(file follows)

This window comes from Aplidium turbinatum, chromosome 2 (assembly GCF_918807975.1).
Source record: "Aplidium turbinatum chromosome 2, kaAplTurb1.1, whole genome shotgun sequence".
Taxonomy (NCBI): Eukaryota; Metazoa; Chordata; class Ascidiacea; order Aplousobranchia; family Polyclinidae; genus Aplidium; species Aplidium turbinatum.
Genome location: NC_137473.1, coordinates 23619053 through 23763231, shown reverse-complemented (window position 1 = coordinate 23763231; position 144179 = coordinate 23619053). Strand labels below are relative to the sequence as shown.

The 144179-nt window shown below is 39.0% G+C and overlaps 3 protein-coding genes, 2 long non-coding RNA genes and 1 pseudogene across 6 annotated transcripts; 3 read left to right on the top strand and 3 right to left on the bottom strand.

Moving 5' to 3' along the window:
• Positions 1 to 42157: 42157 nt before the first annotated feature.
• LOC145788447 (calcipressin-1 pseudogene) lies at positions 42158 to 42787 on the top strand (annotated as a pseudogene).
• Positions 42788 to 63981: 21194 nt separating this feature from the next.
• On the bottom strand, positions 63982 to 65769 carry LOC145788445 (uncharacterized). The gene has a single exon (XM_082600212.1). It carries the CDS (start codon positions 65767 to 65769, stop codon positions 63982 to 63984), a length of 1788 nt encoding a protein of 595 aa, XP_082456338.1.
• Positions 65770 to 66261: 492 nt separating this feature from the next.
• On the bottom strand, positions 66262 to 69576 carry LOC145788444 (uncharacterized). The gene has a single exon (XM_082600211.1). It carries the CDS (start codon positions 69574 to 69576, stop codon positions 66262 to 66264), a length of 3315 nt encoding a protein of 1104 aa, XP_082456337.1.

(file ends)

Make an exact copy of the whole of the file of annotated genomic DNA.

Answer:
This window comes from Aplidium turbinatum, chromosome 2 (assembly GCF_918807975.1).
Source record: "Aplidium turbinatum chromosome 2, kaAplTurb1.1, whole genome shotgun sequence".
Taxonomy (NCBI): Eukaryota; Metazoa; Chordata; class Ascidiacea; order Aplousobranchia; family Polyclinidae; genus Aplidium; species Aplidium turbinatum.
Genome location: NC_137473.1, coordinates 23619053 through 23763231, shown reverse-complemented (window position 1 = coordinate 23763231; position 144179 = coordinate 23619053). Strand labels below are relative to the sequence as shown.

The 144179-nt window shown below is 39.0% G+C and overlaps 3 protein-coding genes, 2 long non-coding RNA genes and 1 pseudogene across 6 annotated transcripts; 3 read left to right on the top strand and 3 right to left on the bottom strand.

Moving 5' to 3' along the window:
• Positions 1 to 42157: 42157 nt before the first annotated feature.
• LOC145788447 (calcipressin-1 pseudogene) lies at positions 42158 to 42787 on the top strand (annotated as a pseudogene).
• Positions 42788 to 63981: 21194 nt separating this feature from the next.
• On the bottom strand, positions 63982 to 65769 carry LOC145788445 (uncharacterized). The gene has a single exon (XM_082600212.1). It carries the CDS (start codon positions 65767 to 65769, stop codon positions 63982 to 63984), a length of 1788 nt encoding a protein of 595 aa, XP_082456338.1.
• Positions 65770 to 66261: 492 nt separating this feature from the next.
• On the bottom strand, positions 66262 to 69576 carry LOC145788444 (uncharacterized). The gene has a single exon (XM_082600211.1). It carries the CDS (start codon positions 69574 to 69576, stop codon positions 66262 to 66264), a length of 3315 nt encoding a protein of 1104 aa, XP_082456337.1.